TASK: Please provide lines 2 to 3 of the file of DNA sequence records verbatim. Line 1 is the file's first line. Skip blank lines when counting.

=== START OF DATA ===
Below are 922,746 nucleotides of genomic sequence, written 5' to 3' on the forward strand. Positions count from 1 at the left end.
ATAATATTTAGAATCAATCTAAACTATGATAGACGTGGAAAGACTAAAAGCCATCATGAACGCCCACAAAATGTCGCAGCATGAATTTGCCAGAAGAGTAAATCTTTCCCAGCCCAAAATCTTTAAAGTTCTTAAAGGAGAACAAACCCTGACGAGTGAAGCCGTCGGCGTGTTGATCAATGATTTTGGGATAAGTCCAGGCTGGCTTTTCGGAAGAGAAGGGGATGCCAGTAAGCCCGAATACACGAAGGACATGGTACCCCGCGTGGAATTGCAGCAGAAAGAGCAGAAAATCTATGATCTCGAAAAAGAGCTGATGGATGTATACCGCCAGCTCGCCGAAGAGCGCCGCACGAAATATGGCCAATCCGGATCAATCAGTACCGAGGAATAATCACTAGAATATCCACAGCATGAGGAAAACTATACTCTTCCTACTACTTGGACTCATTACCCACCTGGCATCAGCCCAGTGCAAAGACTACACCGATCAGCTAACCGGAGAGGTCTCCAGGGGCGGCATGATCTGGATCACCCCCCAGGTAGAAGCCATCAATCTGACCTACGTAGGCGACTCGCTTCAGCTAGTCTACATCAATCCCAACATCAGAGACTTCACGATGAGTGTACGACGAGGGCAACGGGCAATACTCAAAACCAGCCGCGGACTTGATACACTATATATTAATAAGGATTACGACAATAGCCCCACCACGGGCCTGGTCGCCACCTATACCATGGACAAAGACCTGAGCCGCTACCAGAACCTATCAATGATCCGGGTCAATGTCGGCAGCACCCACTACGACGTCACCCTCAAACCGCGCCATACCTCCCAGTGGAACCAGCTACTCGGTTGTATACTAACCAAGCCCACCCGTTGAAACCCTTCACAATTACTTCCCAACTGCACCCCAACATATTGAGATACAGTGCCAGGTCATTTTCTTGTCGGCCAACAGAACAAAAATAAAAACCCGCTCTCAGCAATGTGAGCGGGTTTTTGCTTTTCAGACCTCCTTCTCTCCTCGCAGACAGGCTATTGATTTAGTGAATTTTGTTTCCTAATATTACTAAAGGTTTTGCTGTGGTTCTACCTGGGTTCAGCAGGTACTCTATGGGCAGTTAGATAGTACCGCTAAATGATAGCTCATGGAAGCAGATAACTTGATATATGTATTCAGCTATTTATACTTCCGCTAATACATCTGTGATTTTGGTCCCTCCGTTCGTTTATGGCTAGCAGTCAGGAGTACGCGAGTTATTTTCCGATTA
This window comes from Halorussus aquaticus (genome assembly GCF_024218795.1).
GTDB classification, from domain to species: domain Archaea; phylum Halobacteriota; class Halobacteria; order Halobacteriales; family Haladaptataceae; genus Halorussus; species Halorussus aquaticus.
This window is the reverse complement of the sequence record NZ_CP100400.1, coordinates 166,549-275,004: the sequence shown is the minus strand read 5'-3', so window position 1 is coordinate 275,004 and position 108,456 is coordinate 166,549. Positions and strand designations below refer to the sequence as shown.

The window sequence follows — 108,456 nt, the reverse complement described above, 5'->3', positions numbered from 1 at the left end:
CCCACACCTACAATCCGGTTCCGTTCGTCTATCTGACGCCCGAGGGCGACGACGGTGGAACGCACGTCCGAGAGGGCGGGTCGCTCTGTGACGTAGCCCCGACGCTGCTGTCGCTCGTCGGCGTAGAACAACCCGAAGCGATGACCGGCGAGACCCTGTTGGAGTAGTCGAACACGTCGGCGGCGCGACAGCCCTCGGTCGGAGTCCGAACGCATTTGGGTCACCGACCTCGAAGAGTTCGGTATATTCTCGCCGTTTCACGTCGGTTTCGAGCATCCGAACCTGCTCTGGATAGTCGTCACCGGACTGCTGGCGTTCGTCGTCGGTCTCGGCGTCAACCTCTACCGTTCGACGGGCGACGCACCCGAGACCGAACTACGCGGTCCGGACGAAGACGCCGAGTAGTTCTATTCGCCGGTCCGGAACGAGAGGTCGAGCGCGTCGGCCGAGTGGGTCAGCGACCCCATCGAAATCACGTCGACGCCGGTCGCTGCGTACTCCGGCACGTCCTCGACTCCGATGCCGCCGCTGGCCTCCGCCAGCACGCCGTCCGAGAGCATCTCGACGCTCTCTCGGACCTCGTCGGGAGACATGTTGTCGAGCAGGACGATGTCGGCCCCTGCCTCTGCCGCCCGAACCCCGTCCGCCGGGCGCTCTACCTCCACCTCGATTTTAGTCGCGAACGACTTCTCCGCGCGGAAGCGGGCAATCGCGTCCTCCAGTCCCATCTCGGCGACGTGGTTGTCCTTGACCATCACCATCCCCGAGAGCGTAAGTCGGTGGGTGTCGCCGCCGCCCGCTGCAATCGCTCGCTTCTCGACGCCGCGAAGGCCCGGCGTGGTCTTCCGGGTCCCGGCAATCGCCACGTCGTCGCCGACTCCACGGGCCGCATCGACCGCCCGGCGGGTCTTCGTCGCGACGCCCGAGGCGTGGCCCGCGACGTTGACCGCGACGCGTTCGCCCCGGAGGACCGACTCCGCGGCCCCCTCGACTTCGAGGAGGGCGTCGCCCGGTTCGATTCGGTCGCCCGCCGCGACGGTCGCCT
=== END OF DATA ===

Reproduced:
ATAATATTTAGAATCAATCTAAACTATGATAGACGTGGAAAGACTAAAAGCCATCATGAACGCCCACAAAATGTCGCAGCATGAATTTGCCAGAAGAGTAAATCTTTCCCAGCCCAAAATCTTTAAAGTTCTTAAAGGAGAACAAACCCTGACGAGTGAAGCCGTCGGCGTGTTGATCAATGATTTTGGGATAAGTCCAGGCTGGCTTTTCGGAAGAGAAGGGGATGCCAGTAAGCCCGAATACACGAAGGACATGGTACCCCGCGTGGAATTGCAGCAGAAAGAGCAGAAAATCTATGATCTCGAAAAAGAGCTGATGGATGTATACCGCCAGCTCGCCGAAGAGCGCCGCACGAAATATGGCCAATCCGGATCAATCAGTACCGAGGAATAATCACTAGAATATCCACAGCATGAGGAAAACTATACTCTTCCTACTACTTGGACTCATTACCCACCTGGCATCAGCCCAGTGCAAAGACTACACCGATCAGCTAACCGGAGAGGTCTCCAGGGGCGGCATGATCTGGATCACCCCCCAGGTAGAAGCCATCAATCTGACCTACGTAGGCGACTCGCTTCAGCTAGTCTACATCAATCCCAACATCAGAGACTTCACGATGAGTGTACGACGAGGGCAACGGGCAATACTCAAAACCAGCCGCGGACTTGATACACTATATATTAATAAGGATTACGACAATAGCCCCACCACGGGCCTGGTCGCCACCTATACCATGGACAAAGACCTGAGCCGCTACCAGAACCTATCAATGATCCGGGTCAATGTCGGCAGCACCCACTACGACGTCACCCTCAAACCGCGCCATACCTCCCAGTGGAACCAGCTACTCGGTTGTATACTAACCAAGCCCACCCGTTGAAACCCTTCACAATTACTTCCCAACTGCACCCCAACATATTGAGATACAGTGCCAGGTCATTTTCTTGTCGGCCAACAGAACAAAAATAAAAACCCGCTCTCAGCAATGTGAGCGGGTTTTTGCTTTTCAGACCTCCTTCTCTCCTCGCAGACAGGCTATTGATTTAGTGAATTTTGTTTCCTAATATTACTAAAGGTTTTGCTGTGGTTCTACCTGGGTTCAGCAGGTACTCTATGGGCAGTTAGATAGTACCGCTAAATGATAGCTCATGGAAGCAGATAACTTGATATATGTATTCAGCTATTTATACTTCCGCTAATACATCTGTGATTTTGGTCCCTCCGTTCGTTTATGGCTAGCAGTCAGGAGTACGCGAGTTATTTTCCGATTA
This window comes from Halorussus aquaticus (genome assembly GCF_024218795.1).